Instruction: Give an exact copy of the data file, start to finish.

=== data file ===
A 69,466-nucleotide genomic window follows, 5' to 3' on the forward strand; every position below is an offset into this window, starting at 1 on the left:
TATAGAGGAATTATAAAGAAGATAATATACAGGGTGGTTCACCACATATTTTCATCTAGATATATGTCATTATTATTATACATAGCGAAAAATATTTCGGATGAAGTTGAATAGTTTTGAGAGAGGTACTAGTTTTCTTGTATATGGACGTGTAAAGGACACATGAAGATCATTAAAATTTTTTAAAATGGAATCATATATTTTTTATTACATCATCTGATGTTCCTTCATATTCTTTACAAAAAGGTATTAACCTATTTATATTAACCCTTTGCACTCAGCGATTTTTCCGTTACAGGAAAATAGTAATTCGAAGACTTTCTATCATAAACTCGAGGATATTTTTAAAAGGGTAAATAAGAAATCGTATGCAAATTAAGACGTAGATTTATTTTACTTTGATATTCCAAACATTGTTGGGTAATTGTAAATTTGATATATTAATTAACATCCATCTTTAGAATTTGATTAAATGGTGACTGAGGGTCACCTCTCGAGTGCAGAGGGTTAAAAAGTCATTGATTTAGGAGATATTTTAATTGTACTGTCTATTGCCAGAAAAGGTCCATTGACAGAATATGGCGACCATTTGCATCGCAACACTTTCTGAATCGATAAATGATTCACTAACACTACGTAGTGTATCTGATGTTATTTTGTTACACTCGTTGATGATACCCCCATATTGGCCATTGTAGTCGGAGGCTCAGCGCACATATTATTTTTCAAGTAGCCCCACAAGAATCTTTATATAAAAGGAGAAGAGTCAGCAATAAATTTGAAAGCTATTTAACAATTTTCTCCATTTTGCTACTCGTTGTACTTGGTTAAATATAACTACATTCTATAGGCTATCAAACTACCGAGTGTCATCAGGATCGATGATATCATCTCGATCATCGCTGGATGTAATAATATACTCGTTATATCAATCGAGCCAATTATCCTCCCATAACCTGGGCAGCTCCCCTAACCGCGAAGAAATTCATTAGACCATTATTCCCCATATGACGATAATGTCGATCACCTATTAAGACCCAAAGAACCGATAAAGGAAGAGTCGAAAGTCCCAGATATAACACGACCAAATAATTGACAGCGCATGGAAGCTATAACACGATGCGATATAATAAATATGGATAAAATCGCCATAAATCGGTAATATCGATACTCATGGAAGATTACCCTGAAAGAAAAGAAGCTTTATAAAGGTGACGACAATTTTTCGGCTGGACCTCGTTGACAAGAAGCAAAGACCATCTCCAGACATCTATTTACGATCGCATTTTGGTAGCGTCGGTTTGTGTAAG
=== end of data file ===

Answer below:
A 69,466-nucleotide genomic window follows, 5' to 3' on the forward strand; every position below is an offset into this window, starting at 1 on the left:
TATAGAGGAATTATAAAGAAGATAATATACAGGGTGGTTCACCACATATTTTCATCTAGATATATGTCATTATTATTATACATAGCGAAAAATATTTCGGATGAAGTTGAATAGTTTTGAGAGAGGTACTAGTTTTCTTGTATATGGACGTGTAAAGGACACATGAAGATCATTAAAATTTTTTAAAATGGAATCATATATTTTTTATTACATCATCTGATGTTCCTTCATATTCTTTACAAAAAGGTATTAACCTATTTATATTAACCCTTTGCACTCAGCGATTTTTCCGTTACAGGAAAATAGTAATTCGAAGACTTTCTATCATAAACTCGAGGATATTTTTAAAAGGGTAAATAAGAAATCGTATGCAAATTAAGACGTAGATTTATTTTACTTTGATATTCCAAACATTGTTGGGTAATTGTAAATTTGATATATTAATTAACATCCATCTTTAGAATTTGATTAAATGGTGACTGAGGGTCACCTCTCGAGTGCAGAGGGTTAAAAAGTCATTGATTTAGGAGATATTTTAATTGTACTGTCTATTGCCAGAAAAGGTCCATTGACAGAATATGGCGACCATTTGCATCGCAACACTTTCTGAATCGATAAATGATTCACTAACACTACGTAGTGTATCTGATGTTATTTTGTTACACTCGTTGATGATACCCCCATATTGGCCATTGTAGTCGGAGGCTCAGCGCACATATTATTTTTCAAGTAGCCCCACAAGAATCTTTATATAAAAGGAGAAGAGTCAGCAATAAATTTGAAAGCTATTTAACAATTTTCTCCATTTTGCTACTCGTTGTACTTGGTTAAATATAACTACATTCTATAGGCTATCAAACTACCGAGTGTCATCAGGATCGATGATATCATCTCGATCATCGCTGGATGTAATAATATACTCGTTATATCAATCGAGCCAATTATCCTCCCATAACCTGGGCAGCTCCCCTAACCGCGAAGAAATTCATTAGACCATTATTCCCCATATGACGATAATGTCGATCACCTATTAAGACCCAAAGAACCGATAAAGGAAGAGTCGAAAGTCCCAGATATAACACGACCAAATAATTGACAGCGCATGGAAGCTATAACACGATGCGATATAATAAATATGGATAAAATCGCCATAAATCGGTAATATCGATACTCATGGAAGATTACCCTGAAAGAAAAGAAGCTTTATAAAGGTGACGACAATTTTTCGGCTGGACCTCGTTGACAAGAAGCAAAGACCATCTCCAGACATCTATTTACGATCGCATTTTGGTAGCGTCGGTTTGTGTAAG